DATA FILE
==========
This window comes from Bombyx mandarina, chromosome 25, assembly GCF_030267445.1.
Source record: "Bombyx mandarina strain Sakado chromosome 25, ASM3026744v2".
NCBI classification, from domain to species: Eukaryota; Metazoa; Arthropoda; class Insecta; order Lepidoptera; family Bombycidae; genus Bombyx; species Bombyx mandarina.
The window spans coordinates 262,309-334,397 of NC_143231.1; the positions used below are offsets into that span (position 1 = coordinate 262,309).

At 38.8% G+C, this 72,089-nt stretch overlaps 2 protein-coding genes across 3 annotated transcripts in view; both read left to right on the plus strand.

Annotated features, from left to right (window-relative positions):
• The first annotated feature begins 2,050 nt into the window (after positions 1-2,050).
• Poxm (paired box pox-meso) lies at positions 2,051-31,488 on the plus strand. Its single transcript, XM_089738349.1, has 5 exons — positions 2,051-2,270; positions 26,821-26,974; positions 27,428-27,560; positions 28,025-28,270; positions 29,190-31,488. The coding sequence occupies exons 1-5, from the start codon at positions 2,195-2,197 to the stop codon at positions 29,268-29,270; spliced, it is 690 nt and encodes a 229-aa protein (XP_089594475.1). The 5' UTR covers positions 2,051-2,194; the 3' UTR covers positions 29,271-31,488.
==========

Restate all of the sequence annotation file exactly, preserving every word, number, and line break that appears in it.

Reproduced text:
This window comes from Bombyx mandarina, chromosome 25, assembly GCF_030267445.1.
Source record: "Bombyx mandarina strain Sakado chromosome 25, ASM3026744v2".
NCBI classification, from domain to species: Eukaryota; Metazoa; Arthropoda; class Insecta; order Lepidoptera; family Bombycidae; genus Bombyx; species Bombyx mandarina.
The window spans coordinates 262,309-334,397 of NC_143231.1; the positions used below are offsets into that span (position 1 = coordinate 262,309).

At 38.8% G+C, this 72,089-nt stretch overlaps 2 protein-coding genes across 3 annotated transcripts in view; both read left to right on the plus strand.

Annotated features, from left to right (window-relative positions):
• The first annotated feature begins 2,050 nt into the window (after positions 1-2,050).
• Poxm (paired box pox-meso) lies at positions 2,051-31,488 on the plus strand. Its single transcript, XM_089738349.1, has 5 exons — positions 2,051-2,270; positions 26,821-26,974; positions 27,428-27,560; positions 28,025-28,270; positions 29,190-31,488. The coding sequence occupies exons 1-5, from the start codon at positions 2,195-2,197 to the stop codon at positions 29,268-29,270; spliced, it is 690 nt and encodes a 229-aa protein (XP_089594475.1). The 5' UTR covers positions 2,051-2,194; the 3' UTR covers positions 29,271-31,488.